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Taiwan’s Asian Silicon Valley project to boost local startups

Taiwan’s Asian Silicon Valley aims to facilitate local startup growth

Jamie Lin, founder of Taiwanese startup AppWorks posing with the company logo.

Jamie Lin, founder of Taiwanese startup AppWorks posing with the company logo. (CNA photo)

TAIPEI (Taiwan News)—Taiwan's Asian Silicon Valley project aims to foster the nation's domestic startups by offering more resources to entrepreneurs, said Minister of Economic Affairs Chih-Kung Lee (李世光) during the opening of 2017 Asia Silicon Valley International Summit Forum at Taoyuan City on Tuesday.

In addition, to seeking aid from foreign investments and companies, MOEA plans to form three large domestic enterprises, by merging small semiconductor, IoT, and self-driving car companies to compete with global players, said Lee.

“We are still in the early stages of the Asian Silicon Valley project, and evaluating the potential jobs it will generate,” he added.

The country will implement the Asian Silicon Valley plan under a one ecosystem framework incorporating all universities, enterprises, and startups because IoT is a brand new service, said Asia Silicon Valley Development Agency Chief Investment Officer David Weng (翁嘉盛).

Taiwan has been very effective at cost-down manufacturing, and traditionally strong in hardware, sensors, IC, data collection, but there is a rift between software and hardware integration, as well as a gap in connecting local manufacturers with international companies.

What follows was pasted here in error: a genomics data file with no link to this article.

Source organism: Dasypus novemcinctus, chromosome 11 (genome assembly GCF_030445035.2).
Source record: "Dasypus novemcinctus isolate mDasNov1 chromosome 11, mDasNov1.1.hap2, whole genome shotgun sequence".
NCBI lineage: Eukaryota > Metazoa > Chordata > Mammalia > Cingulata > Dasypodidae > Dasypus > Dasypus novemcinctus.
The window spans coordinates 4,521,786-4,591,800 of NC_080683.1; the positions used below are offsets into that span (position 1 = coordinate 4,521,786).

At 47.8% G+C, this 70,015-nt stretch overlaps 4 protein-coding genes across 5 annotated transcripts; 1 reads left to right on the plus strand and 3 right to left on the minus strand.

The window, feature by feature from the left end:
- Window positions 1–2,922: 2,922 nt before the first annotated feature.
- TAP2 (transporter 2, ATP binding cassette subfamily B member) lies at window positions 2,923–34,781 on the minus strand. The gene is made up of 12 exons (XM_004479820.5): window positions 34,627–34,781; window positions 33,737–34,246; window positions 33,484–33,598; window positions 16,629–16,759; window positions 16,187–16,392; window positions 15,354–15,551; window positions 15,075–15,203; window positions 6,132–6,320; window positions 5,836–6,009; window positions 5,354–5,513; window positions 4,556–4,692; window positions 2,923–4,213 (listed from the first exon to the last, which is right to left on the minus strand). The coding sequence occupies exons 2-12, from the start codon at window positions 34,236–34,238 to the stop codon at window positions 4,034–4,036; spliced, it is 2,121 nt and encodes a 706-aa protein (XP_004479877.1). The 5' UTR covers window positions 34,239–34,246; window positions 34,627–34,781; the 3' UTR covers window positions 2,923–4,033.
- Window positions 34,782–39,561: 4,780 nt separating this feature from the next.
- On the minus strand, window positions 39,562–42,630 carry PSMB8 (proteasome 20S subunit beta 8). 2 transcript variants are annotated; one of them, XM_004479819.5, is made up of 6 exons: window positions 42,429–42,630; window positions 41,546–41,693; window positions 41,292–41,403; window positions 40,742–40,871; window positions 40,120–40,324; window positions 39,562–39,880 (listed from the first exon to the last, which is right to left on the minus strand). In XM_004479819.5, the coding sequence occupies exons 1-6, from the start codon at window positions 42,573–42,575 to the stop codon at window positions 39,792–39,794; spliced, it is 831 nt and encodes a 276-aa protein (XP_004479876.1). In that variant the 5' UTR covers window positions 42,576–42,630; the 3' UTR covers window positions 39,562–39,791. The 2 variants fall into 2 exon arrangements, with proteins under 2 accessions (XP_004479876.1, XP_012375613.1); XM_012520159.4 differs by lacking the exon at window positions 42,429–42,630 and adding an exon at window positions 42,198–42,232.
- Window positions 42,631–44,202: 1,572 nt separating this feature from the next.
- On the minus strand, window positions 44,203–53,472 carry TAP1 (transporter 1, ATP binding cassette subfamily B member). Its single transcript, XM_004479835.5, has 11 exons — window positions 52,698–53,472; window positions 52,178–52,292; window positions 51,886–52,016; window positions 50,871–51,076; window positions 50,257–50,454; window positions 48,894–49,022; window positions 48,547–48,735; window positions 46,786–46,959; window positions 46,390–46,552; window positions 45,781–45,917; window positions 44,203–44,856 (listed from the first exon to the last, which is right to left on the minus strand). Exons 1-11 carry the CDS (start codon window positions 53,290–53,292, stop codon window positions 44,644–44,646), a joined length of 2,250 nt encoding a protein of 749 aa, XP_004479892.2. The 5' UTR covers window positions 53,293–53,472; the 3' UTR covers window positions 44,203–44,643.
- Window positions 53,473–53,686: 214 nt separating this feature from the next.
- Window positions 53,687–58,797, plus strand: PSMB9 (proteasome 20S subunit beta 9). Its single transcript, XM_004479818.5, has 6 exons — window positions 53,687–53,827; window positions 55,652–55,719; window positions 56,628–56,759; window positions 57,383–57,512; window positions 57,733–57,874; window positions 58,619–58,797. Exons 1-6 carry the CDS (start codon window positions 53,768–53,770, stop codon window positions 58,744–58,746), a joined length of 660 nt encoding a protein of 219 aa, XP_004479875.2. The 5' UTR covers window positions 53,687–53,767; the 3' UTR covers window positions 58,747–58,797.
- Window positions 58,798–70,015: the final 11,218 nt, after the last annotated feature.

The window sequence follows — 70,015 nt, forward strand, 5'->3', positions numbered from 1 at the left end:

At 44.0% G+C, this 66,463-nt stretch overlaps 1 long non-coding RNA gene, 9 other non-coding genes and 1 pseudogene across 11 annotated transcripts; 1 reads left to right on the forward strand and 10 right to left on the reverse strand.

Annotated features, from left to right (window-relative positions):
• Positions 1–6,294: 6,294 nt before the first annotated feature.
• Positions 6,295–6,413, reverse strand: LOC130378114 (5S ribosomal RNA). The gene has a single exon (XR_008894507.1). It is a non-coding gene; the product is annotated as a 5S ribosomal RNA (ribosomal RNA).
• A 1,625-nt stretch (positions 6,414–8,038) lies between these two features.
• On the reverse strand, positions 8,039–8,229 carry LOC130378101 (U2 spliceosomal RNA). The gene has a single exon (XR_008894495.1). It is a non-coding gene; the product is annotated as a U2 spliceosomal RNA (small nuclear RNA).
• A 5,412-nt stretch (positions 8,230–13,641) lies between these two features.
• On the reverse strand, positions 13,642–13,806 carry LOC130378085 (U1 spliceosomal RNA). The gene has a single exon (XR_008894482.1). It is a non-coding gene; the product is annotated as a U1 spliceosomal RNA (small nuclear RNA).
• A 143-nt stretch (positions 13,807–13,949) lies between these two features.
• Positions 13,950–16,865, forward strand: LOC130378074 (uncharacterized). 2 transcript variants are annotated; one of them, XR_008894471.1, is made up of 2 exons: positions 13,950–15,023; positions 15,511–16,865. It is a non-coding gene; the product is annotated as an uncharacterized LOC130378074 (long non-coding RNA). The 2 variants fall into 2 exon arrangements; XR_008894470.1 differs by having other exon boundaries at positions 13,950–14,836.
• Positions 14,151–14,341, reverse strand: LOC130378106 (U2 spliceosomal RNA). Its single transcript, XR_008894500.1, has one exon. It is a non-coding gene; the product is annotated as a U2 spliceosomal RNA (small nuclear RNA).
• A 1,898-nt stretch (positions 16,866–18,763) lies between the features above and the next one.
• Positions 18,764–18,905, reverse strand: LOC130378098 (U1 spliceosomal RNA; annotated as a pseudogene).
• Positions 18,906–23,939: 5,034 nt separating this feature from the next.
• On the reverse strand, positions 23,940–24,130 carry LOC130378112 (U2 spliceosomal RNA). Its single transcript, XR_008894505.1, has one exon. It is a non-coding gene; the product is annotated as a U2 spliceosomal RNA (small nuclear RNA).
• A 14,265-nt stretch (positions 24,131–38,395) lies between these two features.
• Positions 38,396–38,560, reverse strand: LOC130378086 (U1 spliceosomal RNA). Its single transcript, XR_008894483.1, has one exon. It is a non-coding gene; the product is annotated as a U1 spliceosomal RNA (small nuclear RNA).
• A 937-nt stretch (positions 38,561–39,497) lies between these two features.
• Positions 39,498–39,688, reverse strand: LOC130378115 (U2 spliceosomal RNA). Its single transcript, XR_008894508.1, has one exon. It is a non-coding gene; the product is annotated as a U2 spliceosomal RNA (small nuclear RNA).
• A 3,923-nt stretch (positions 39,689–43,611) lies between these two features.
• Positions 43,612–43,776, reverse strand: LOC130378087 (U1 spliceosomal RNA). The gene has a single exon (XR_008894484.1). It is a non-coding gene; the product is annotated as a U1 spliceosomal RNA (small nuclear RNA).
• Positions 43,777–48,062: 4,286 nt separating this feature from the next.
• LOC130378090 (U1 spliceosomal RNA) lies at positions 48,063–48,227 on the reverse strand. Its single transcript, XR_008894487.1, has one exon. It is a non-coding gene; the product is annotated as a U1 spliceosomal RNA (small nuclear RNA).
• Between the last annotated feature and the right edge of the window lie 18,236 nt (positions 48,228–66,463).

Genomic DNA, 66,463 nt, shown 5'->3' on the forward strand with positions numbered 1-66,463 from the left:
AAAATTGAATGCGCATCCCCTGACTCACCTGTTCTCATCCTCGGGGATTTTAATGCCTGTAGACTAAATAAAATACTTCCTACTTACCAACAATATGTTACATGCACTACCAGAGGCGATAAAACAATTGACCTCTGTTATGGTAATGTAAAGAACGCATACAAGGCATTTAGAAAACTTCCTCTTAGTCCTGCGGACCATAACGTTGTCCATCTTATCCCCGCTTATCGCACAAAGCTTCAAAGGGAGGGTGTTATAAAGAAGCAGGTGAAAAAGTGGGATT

The summit held Tuesday in Taoyuan City, where the Asia Silicon Valley is based, is part of the government’s efforts to help local companies network with global technology giants such as Cisco and Siemens.

“We cannot replicate or transfer the U.S. Silicon Valley model in Taiwan, but we can make the Asian Silicon Valley a networking platform with the U.S. one," said Taoyuan City Mayor Wen-Tsan Cheng (鄭文燦).

Taoyuan will become the first pilot smart city in Taiwan, and started testing smart connected Light Emitting Diode lighting systems to monitor streetlight conditions.

“The ecosystem is based on IoT, we also want the younger generation to look into startups, so innovation is a key part in driving economic growth of the Asian Silicon Valley," said Weng.

To accomplish this, the government intends to use a one ecosystem framework to incorporate all universities, enterprises, and bring in startups into the integration because IoT is a very new service.

Universities are included because of the disconnection between academia and the industry since institute researchers are unfamiliar with market demands, said I-Chien Jan (詹益鑑), founder and CEO of Fitmily Sports Tech (體適家運動科技).

How to engage enterprises and help them scale up under the ecosystem, while working as a team will be the main challenge, observed Lee.

"We have invited 130 companies in Taiwan," he added.

Local small and middle-sized enterprises (SMEs) will be included in the new Asian Silicon Valley plan, the government intends to offer innovative funds, government venture capital and angel funds to assist enterprises that intend to transform their business model, said Lee.

"We hope local SMEs will have a chance to blossom into large enterprises under the Asian Silicon Valley Project," said Cheng.